In the city of Daraa, in southwest Syria eight miles north of the Jordanian border, familial bonds have shaped communal rhythms for generations. Relatives typically lived in family compounds, where lines between kin and friend blurred. Generations shared knowledge and domiciles, sharing tables and stories amid the demands of daily life.
In recent years, such traditions have been interrupted. The spark for the Syrian Civil War ignited in Daraa in 2011, graffiti from a group of schoolchildren spiraling into a complex conflict with no end in sight. In the intervening years, nearly 80% of Daraa’s families have fled, according to nonprofit journalism organization Syria Direct. More than 11 million Syrians have been displaced internally or across borders.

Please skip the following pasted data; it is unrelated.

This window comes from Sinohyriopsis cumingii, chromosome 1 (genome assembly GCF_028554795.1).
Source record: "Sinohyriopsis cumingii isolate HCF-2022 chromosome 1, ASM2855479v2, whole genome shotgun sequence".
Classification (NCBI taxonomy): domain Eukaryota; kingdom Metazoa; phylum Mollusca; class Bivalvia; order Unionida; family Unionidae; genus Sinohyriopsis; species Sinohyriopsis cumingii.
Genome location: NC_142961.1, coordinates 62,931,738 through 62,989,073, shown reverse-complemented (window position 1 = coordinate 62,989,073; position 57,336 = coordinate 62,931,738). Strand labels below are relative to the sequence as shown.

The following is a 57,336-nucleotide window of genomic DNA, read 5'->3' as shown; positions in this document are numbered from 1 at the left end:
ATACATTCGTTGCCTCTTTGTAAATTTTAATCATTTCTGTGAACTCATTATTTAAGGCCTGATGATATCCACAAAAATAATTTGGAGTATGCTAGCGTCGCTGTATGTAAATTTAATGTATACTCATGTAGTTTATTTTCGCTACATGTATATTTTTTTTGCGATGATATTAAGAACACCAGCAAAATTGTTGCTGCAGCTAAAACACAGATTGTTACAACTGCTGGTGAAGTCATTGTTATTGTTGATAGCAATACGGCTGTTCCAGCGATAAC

Today, however, Daraa native Maryam al Radi is giving new life to her traditions, and making a home in her adopted country. As part of Syria Supper Club, which has hosted events in North Jersey and Manhattan for more than a year, she is one of 40 Syrian cooks who are breaking bread with their new American neighbors and helping to support their families in the process.